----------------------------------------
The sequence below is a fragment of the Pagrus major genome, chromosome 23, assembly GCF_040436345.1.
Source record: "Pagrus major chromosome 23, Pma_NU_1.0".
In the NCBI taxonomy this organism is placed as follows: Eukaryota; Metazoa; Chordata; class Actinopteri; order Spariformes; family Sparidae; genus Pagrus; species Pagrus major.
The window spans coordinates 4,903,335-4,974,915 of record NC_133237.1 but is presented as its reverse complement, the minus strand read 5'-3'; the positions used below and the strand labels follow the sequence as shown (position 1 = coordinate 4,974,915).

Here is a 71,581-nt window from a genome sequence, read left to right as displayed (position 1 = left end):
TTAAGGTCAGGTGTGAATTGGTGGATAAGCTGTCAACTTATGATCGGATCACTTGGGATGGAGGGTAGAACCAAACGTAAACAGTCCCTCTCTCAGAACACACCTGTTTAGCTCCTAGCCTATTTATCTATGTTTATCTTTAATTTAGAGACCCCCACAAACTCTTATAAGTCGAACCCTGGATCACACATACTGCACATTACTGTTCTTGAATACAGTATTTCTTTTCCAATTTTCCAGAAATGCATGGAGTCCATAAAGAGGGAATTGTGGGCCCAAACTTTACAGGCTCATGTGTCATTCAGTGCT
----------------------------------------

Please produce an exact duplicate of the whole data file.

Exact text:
The sequence below is a fragment of the Pagrus major genome, chromosome 23, assembly GCF_040436345.1.
Source record: "Pagrus major chromosome 23, Pma_NU_1.0".
In the NCBI taxonomy this organism is placed as follows: Eukaryota; Metazoa; Chordata; class Actinopteri; order Spariformes; family Sparidae; genus Pagrus; species Pagrus major.
The window spans coordinates 4,903,335-4,974,915 of record NC_133237.1 but is presented as its reverse complement, the minus strand read 5'-3'; the positions used below and the strand labels follow the sequence as shown (position 1 = coordinate 4,974,915).

Here is a 71,581-nt window from a genome sequence, read left to right as displayed (position 1 = left end):
TTAAGGTCAGGTGTGAATTGGTGGATAAGCTGTCAACTTATGATCGGATCACTTGGGATGGAGGGTAGAACCAAACGTAAACAGTCCCTCTCTCAGAACACACCTGTTTAGCTCCTAGCCTATTTATCTATGTTTATCTTTAATTTAGAGACCCCCACAAACTCTTATAAGTCGAACCCTGGATCACACATACTGCACATTACTGTTCTTGAATACAGTATTTCTTTTCCAATTTTCCAGAAATGCATGGAGTCCATAAAGAGGGAATTGTGGGCCCAAACTTTACAGGCTCATGTGTCATTCAGTGCT